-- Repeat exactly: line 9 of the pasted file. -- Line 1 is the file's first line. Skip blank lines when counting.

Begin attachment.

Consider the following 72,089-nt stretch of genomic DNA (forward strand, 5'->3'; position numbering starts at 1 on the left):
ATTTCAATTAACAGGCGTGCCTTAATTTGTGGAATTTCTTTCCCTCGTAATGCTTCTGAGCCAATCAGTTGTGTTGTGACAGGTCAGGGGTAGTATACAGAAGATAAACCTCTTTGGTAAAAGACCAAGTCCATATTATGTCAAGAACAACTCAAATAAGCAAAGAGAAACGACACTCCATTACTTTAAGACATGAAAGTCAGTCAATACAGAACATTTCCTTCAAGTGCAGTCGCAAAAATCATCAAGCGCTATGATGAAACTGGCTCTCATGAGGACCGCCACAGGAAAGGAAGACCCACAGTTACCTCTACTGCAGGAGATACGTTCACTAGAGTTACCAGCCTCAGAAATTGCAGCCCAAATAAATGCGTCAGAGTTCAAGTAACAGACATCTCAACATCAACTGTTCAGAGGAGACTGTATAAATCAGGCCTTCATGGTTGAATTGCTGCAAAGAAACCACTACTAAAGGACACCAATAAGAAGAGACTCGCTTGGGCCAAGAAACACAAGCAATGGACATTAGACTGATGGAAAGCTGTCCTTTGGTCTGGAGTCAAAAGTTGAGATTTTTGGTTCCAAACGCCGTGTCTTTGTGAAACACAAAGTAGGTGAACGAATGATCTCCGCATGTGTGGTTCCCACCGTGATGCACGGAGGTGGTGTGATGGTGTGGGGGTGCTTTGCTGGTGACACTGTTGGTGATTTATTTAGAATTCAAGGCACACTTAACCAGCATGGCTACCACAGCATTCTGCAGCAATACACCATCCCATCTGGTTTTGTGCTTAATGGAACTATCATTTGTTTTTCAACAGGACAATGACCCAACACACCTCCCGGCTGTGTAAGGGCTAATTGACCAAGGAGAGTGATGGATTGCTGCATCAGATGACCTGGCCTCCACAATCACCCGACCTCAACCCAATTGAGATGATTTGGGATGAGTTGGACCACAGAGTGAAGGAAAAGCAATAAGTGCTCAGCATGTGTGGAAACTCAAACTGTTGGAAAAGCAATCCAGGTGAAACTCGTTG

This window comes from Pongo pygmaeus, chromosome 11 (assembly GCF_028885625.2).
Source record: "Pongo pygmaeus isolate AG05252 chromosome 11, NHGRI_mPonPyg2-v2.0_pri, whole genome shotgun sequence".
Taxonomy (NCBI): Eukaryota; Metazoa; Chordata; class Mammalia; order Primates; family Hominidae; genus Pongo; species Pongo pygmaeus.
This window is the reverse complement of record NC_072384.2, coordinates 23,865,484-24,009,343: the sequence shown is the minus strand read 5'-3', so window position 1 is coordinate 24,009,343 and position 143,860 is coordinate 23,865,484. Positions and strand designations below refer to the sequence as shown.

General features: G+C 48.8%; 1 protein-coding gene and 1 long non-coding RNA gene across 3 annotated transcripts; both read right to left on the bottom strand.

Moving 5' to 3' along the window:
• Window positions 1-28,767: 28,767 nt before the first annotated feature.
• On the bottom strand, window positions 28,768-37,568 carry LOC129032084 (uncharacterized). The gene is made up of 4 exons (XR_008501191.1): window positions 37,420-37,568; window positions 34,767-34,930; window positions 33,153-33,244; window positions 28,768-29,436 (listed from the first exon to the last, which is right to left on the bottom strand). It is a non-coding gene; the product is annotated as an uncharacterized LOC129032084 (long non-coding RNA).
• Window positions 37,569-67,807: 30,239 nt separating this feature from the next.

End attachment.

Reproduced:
• Window positions 1-28,767: 28,767 nt before the first annotated feature.